Six Positives To Self-Isolating

This week is our first full week of self-isolation. My place of employment sent everyone home last Wednesday, my son’s company sent him home on Friday, and my husband voluntarily started working from home on Monday.

Right now, each of us starts our day at our usual time, but rather than head out the door, we go to our separate work areas. I and my husband have basement offices and my son has his computers set up in his room (he works for a cyber security company). So far, I’ve seen more positives than negatives to our new lifestyle, and here’s why:

  1. My husband is saving 2-2/12 hours per day of commuting, my son is saving 90 minutes, and I’m saving 40 minutes, which is good for the environment, our stress levels, and our wallets, even though gas is significantly cheaper these days.
  1. read-652384_960_720[1]Instead of reading from my iPad, I’m reading more paperbacks bought from my local new and used bookstore, who need and appreciate the support.
  1. I’m able to take care of more writing tasks and am eating better on my work break.
  1. I’ve found great new exercise workouts on Utube.Flowers for Mimo
  1. My husband and I are doing more yard work together, for the first time. He usually takes care of the garden and yard, while I’m out running errands, meeting my writers’ group, or going to the gym.
  1. I’m checking in with friends and colleagues more often on social media, making sure everyone’s okay.

And then there’s the silence. I live near a major thoroughfare and generally only notice the quiet at special times, like Christmas morning, during a snowfall, or when I can’t sleep at 3:00 a.m. It’s like this every day now, and I’m hearing far fewer police, fire, and ambulance sirens. It’s almost as if the world has grown calmer, although I’m well aware that there’s plenty of angst happening out there.

I also know that self-isolation is perhaps easier for me than others because I’m an introvert and a writer. On some levels, self-isolation has always been part of life. But I do understand how difficult it can be. When I was a stay-at home mom with young kids, without a car and living on a hilly street, and my husband was putting in ten hour days at work accompanied by a 3-hour commute, I desperately wanted to go out and do something, or run a much-needed errand. Transit was terrible back then and on chilly, rainy days it just wasn’t feasible.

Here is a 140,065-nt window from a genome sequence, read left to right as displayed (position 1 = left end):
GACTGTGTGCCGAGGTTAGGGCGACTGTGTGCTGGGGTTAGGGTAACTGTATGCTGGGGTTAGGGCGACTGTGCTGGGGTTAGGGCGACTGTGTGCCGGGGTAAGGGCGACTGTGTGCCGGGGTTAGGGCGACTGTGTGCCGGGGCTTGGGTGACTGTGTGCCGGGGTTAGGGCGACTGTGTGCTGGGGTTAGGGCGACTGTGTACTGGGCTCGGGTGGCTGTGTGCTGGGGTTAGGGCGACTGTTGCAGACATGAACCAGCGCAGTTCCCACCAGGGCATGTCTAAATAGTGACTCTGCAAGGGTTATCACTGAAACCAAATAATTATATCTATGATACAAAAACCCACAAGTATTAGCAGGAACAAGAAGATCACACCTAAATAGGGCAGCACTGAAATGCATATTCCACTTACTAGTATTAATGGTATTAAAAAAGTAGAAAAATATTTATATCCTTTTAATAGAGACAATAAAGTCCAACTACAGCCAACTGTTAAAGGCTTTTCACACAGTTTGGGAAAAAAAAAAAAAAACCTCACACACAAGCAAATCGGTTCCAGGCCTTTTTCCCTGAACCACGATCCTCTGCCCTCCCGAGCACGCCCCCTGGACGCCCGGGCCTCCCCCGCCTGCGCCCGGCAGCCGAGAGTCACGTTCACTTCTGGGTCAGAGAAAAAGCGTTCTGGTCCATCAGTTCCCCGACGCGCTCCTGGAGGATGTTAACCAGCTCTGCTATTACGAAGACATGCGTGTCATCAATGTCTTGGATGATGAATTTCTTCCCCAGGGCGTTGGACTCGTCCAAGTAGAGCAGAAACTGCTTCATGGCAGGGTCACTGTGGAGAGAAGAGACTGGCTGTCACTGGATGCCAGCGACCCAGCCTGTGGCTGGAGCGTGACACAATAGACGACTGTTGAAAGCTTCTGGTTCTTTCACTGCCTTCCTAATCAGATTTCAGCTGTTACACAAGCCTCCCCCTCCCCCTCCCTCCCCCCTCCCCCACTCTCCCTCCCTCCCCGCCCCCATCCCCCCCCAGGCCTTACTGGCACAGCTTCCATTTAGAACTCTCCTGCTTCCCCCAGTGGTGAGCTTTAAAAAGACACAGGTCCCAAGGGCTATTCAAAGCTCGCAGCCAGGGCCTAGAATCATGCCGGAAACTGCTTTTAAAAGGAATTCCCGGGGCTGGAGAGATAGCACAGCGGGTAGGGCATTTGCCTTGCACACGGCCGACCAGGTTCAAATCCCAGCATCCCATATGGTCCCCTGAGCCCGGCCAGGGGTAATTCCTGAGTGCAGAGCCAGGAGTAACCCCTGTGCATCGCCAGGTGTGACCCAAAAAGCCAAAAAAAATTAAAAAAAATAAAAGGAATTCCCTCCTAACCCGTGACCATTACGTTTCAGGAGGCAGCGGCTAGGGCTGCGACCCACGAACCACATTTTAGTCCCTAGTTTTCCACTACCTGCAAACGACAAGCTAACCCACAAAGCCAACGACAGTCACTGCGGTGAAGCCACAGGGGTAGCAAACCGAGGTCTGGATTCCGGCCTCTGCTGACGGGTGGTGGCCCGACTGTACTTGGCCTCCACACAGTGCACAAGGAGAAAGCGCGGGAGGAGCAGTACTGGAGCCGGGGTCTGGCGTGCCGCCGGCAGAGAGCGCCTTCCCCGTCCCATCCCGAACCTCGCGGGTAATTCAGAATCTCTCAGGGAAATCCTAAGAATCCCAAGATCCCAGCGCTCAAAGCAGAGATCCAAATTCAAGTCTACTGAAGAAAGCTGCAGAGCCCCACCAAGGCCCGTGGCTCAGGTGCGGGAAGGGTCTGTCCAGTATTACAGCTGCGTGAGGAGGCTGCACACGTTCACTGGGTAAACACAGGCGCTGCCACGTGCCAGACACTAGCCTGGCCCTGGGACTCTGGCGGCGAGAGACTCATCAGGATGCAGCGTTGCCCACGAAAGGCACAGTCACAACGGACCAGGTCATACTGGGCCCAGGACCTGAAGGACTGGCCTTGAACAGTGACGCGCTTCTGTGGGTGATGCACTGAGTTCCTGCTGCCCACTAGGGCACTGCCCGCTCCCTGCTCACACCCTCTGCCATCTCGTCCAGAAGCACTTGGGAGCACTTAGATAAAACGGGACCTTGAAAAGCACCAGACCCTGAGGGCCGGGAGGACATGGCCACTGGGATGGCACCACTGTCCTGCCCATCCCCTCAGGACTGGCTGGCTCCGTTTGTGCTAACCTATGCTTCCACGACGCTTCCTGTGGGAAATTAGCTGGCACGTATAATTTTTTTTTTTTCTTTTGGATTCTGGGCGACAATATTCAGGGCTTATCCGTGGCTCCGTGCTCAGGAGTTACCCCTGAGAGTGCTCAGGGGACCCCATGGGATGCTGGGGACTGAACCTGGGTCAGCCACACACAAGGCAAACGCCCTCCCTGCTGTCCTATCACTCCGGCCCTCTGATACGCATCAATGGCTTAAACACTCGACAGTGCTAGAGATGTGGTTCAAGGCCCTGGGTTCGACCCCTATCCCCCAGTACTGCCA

Still, there are things I also miss right now, like chatting with my friend while working out and visiting my daughter (who’s in her 22nd week of pregnancy), and hosting families dinners. I miss all the book launches and other writing events that have been cancelled.

But we’ll get through this and will re-emerge, and be more appreciative of what we have than what we’ve lost. There’s plenty to look forward to in 2020, and every day is one step closer to getting back on track with a new awareness and valuable lessons learned from this experience.

Staying Health in an Unhealthy Season

hjrezv1282671478-opt402x422o00s402x422[1]Like many of you, I’ve been paying close attention to the coronavirus outbreak since it began making daily headlines. I work at a university here in British Columbia, where instructors have already faced the occasional student who refuses to come to class because until the face mask they’ve ordered has arrived. A small number of people have also suggested that instructors wear a face mask while teaching.

All the TV news, social media, and work discussions have served at least one useful purpose, which is to remind me that all sorts of germs are out there right now. So, we’ve ordered more disinfectant wipes for our common areas, plus hand sanitizers for the staff. I also keep a small bottle on the front counter in my office with a sign encouraging people to use it if meeting with department personnel. I take it upon myself to wash my hands more often and wipe down countertops. I’m also trying to make a conscious effort not to touch my face, which isn’t as easy as it should be.

Last week, I was working out at the gym, when a young woman got on the bicycle beside me and, while chatting on her phone, said, “I’ve been sick a week”. I was working on a circuit equipped with about 18 different machines. It was fairly empty at the time, but she picked the one next to me. I quickly moved onto a machine well away from her.

Gym users are supposed to use the wipes provided in the dispensers to wipe equipment down. I’ve noticed a lot of people doing so lately, but the sick woman didn’t have one. I’m not prone to paranoia and definitely not hysteria, but I do think everyone needs to be more diligent with hand-washing.

When I came to work on Monday, someone had stolen our hand sanitizer from the front counter, ignoring the do-not-remove label. If people are behaving that way at a campus thousands of miles from the epicenter, what must it be like for those living in Wuhan, China?